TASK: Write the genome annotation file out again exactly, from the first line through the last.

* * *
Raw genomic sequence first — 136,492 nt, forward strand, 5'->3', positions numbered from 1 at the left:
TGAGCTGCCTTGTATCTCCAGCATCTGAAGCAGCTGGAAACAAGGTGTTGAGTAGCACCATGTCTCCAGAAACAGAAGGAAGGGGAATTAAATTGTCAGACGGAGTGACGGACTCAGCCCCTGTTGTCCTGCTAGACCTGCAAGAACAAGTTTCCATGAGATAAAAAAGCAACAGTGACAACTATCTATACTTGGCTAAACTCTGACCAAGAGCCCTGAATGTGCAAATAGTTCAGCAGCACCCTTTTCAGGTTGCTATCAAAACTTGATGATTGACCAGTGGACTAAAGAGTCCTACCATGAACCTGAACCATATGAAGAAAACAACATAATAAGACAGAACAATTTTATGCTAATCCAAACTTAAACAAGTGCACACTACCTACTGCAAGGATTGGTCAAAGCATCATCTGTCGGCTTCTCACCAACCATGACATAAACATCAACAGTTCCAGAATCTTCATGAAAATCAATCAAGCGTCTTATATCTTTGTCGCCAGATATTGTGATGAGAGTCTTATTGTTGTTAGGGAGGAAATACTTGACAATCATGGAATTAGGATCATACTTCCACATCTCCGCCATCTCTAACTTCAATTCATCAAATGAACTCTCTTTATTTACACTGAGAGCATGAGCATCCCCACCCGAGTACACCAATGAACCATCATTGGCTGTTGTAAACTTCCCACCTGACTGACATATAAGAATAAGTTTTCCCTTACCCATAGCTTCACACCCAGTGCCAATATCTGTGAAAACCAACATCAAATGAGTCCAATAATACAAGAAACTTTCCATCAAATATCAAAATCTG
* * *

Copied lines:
Raw genomic sequence first — 136,492 nt, forward strand, 5'->3', positions numbered from 1 at the left:
TGAGCTGCCTTGTATCTCCAGCATCTGAAGCAGCTGGAAACAAGGTGTTGAGTAGCACCATGTCTCCAGAAACAGAAGGAAGGGGAATTAAATTGTCAGACGGAGTGACGGACTCAGCCCCTGTTGTCCTGCTAGACCTGCAAGAACAAGTTTCCATGAGATAAAAAAGCAACAGTGACAACTATCTATACTTGGCTAAACTCTGACCAAGAGCCCTGAATGTGCAAATAGTTCAGCAGCACCCTTTTCAGGTTGCTATCAAAACTTGATGATTGACCAGTGGACTAAAGAGTCCTACCATGAACCTGAACCATATGAAGAAAACAACATAATAAGACAGAACAATTTTATGCTAATCCAAACTTAAACAAGTGCACACTACCTACTGCAAGGATTGGTCAAAGCATCATCTGTCGGCTTCTCACCAACCATGACATAAACATCAACAGTTCCAGAATCTTCATGAAAATCAATCAAGCGTCTTATATCTTTGTCGCCAGATATTGTGATGAGAGTCTTATTGTTGTTAGGGAGGAAATACTTGACAATCATGGAATTAGGATCATACTTCCACATCTCCGCCATCTCTAACTTCAATTCATCAAATGAACTCTCTTTATTTACACTGAGAGCATGAGCATCCCCACCCGAGTACACCAATGAACCATCATTGGCTGTTGTAAACTTCCCACCTGACTGACATATAAGAATAAGTTTTCCCTTACCCATAGCTTCACACCCAGTGCCAATATCTGTGAAAACCAACATCAAATGAGTCCAATAATACAAGAAACTTTCCATCAAATATCAAAATCTG